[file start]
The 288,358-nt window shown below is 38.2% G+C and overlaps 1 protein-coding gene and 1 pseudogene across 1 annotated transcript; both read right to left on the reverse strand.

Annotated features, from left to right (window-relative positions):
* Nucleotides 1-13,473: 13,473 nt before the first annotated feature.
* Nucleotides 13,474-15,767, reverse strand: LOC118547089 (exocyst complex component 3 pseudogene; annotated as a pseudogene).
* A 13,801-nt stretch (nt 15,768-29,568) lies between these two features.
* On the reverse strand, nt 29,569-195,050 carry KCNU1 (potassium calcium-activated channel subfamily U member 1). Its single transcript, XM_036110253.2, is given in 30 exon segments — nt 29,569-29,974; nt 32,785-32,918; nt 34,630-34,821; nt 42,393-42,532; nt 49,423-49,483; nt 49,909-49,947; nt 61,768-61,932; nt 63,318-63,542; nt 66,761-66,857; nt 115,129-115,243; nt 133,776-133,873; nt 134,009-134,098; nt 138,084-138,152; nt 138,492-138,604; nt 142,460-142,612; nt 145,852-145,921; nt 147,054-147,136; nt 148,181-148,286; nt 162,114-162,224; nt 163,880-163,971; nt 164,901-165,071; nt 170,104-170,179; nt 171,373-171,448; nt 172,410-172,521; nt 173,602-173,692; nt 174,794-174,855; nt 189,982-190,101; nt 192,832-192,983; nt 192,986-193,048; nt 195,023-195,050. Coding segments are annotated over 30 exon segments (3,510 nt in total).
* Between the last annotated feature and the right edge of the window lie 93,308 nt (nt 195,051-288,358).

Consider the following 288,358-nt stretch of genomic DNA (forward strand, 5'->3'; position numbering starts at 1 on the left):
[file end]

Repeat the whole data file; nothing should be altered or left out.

The 288,358-nt window shown below is 38.2% G+C and overlaps 1 protein-coding gene and 1 pseudogene across 1 annotated transcript; both read right to left on the reverse strand.

Annotated features, from left to right (window-relative positions):
* Nucleotides 1-13,473: 13,473 nt before the first annotated feature.
* Nucleotides 13,474-15,767, reverse strand: LOC118547089 (exocyst complex component 3 pseudogene; annotated as a pseudogene).
* A 13,801-nt stretch (nt 15,768-29,568) lies between these two features.
* On the reverse strand, nt 29,569-195,050 carry KCNU1 (potassium calcium-activated channel subfamily U member 1). Its single transcript, XM_036110253.2, is given in 30 exon segments — nt 29,569-29,974; nt 32,785-32,918; nt 34,630-34,821; nt 42,393-42,532; nt 49,423-49,483; nt 49,909-49,947; nt 61,768-61,932; nt 63,318-63,542; nt 66,761-66,857; nt 115,129-115,243; nt 133,776-133,873; nt 134,009-134,098; nt 138,084-138,152; nt 138,492-138,604; nt 142,460-142,612; nt 145,852-145,921; nt 147,054-147,136; nt 148,181-148,286; nt 162,114-162,224; nt 163,880-163,971; nt 164,901-165,071; nt 170,104-170,179; nt 171,373-171,448; nt 172,410-172,521; nt 173,602-173,692; nt 174,794-174,855; nt 189,982-190,101; nt 192,832-192,983; nt 192,986-193,048; nt 195,023-195,050. Coding segments are annotated over 30 exon segments (3,510 nt in total).
* Between the last annotated feature and the right edge of the window lie 93,308 nt (nt 195,051-288,358).

Consider the following 288,358-nt stretch of genomic DNA (forward strand, 5'->3'; position numbering starts at 1 on the left):